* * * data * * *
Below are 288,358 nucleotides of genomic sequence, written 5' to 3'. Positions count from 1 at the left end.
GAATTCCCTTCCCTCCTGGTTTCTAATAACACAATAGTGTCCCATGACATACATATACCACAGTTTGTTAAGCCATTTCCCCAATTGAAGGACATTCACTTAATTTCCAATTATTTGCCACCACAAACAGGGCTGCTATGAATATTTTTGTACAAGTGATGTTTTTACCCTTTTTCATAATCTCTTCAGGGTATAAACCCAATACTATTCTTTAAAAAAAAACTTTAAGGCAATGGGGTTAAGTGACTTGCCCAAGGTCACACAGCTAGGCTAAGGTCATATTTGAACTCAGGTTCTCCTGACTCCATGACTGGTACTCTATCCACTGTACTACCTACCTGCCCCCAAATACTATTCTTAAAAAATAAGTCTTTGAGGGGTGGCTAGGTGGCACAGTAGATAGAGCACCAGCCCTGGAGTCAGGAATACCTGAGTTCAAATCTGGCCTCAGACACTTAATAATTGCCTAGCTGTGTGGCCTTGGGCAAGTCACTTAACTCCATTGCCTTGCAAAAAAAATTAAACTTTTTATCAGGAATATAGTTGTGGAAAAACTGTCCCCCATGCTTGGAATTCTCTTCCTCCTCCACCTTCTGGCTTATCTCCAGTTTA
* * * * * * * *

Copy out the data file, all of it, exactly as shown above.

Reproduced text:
Below are 288,358 nucleotides of genomic sequence, written 5' to 3'. Positions count from 1 at the left end.
GAATTCCCTTCCCTCCTGGTTTCTAATAACACAATAGTGTCCCATGACATACATATACCACAGTTTGTTAAGCCATTTCCCCAATTGAAGGACATTCACTTAATTTCCAATTATTTGCCACCACAAACAGGGCTGCTATGAATATTTTTGTACAAGTGATGTTTTTACCCTTTTTCATAATCTCTTCAGGGTATAAACCCAATACTATTCTTTAAAAAAAAACTTTAAGGCAATGGGGTTAAGTGACTTGCCCAAGGTCACACAGCTAGGCTAAGGTCATATTTGAACTCAGGTTCTCCTGACTCCATGACTGGTACTCTATCCACTGTACTACCTACCTGCCCCCAAATACTATTCTTAAAAAATAAGTCTTTGAGGGGTGGCTAGGTGGCACAGTAGATAGAGCACCAGCCCTGGAGTCAGGAATACCTGAGTTCAAATCTGGCCTCAGACACTTAATAATTGCCTAGCTGTGTGGCCTTGGGCAAGTCACTTAACTCCATTGCCTTGCAAAAAAAATTAAACTTTTTATCAGGAATATAGTTGTGGAAAAACTGTCCCCCATGCTTGGAATTCTCTTCCTCCTCCACCTTCTGGCTTATCTCCAGTTTA